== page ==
Be sure to have your AC inspected and working well.  If not, you’ll be paying for the extra costs of a less efficient unit.  Along with this, be sure to change your filters at the recommended times.

12. Hang laundry outside

Dryers take up a TON of energy.  Hang up your clothing (or at least your blankets, towels, and sheets) outside to dry.   Just be sure you won’t be expecting any rain or dust storms.

13. Spend more time outdoors…or head to the basement

When you go outside, coming back in feels cool.  When you stay inside all day, it feels like the house heats up consistently.  Also, if your house has a basement, those will typically be cooler as well.

14. Use electricity during Off-Peak hours

Contact your local electrical company to find when their off-peak hours are (typically after 6 pm).  If you do laundry and dishwasher at this time, energy prices will be cheaper.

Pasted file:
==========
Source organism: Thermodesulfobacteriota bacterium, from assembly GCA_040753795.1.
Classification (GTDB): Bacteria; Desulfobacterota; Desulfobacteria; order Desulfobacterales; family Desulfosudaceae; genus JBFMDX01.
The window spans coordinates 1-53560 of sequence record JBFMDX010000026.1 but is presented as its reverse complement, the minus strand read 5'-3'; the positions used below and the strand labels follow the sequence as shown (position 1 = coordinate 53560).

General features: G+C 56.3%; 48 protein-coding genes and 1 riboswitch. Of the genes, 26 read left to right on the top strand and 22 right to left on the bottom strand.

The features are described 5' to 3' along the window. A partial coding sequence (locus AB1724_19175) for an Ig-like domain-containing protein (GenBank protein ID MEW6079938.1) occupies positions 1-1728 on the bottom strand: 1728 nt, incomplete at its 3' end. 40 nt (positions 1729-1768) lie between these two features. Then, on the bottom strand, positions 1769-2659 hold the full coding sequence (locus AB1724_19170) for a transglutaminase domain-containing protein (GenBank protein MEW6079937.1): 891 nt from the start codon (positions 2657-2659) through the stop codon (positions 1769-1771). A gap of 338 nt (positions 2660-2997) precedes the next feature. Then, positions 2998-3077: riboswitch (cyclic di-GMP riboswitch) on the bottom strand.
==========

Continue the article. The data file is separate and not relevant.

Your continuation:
15. Look for other ways to “cool off” when coming in from extreme heat.

A lot of us like to crank up the AC after a few hours in the sun to cool off.  Instead, try some ice water, popcicles or something else cooler.  Even a cold shower will save you money.

16. If you work all day, turn your AC off.

Set your thermostat to off when you are gone working hours during the day.  Close the blinds to sunny windows, and have your thermostat kick back on within 30-60 min of returning home.

Download my FREE Summer Savings Checklist

17. Try “leasing” solar panels

Look for companies to “lease” solar panels from.  This allows you to know how much per month you’ll be spending on them and save yourself the high price of buying them.  This is a great way to save on energy if you live where the sun always shines.